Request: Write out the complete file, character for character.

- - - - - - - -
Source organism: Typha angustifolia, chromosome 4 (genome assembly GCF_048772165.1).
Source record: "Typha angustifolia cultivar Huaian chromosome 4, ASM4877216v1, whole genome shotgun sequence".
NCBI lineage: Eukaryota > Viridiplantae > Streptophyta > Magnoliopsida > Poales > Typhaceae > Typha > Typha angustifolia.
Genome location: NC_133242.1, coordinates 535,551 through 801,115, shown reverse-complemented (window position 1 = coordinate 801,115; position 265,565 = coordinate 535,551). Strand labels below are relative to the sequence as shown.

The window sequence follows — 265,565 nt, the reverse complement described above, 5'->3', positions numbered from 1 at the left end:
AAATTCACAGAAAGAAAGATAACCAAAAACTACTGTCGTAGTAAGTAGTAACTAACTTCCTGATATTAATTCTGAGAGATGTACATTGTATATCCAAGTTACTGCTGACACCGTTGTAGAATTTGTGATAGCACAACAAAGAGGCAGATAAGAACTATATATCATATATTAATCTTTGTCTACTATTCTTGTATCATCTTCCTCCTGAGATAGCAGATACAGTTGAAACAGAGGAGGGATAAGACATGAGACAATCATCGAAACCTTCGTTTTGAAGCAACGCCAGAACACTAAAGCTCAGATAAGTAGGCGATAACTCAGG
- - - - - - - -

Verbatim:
Source organism: Typha angustifolia, chromosome 4 (genome assembly GCF_048772165.1).
Source record: "Typha angustifolia cultivar Huaian chromosome 4, ASM4877216v1, whole genome shotgun sequence".
NCBI lineage: Eukaryota > Viridiplantae > Streptophyta > Magnoliopsida > Poales > Typhaceae > Typha > Typha angustifolia.
Genome location: NC_133242.1, coordinates 535,551 through 801,115, shown reverse-complemented (window position 1 = coordinate 801,115; position 265,565 = coordinate 535,551). Strand labels below are relative to the sequence as shown.

The window sequence follows — 265,565 nt, the reverse complement described above, 5'->3', positions numbered from 1 at the left end:
AAATTCACAGAAAGAAAGATAACCAAAAACTACTGTCGTAGTAAGTAGTAACTAACTTCCTGATATTAATTCTGAGAGATGTACATTGTATATCCAAGTTACTGCTGACACCGTTGTAGAATTTGTGATAGCACAACAAAGAGGCAGATAAGAACTATATATCATATATTAATCTTTGTCTACTATTCTTGTATCATCTTCCTCCTGAGATAGCAGATACAGTTGAAACAGAGGAGGGATAAGACATGAGACAATCATCGAAACCTTCGTTTTGAAGCAACGCCAGAACACTAAAGCTCAGATAAGTAGGCGATAACTCAGG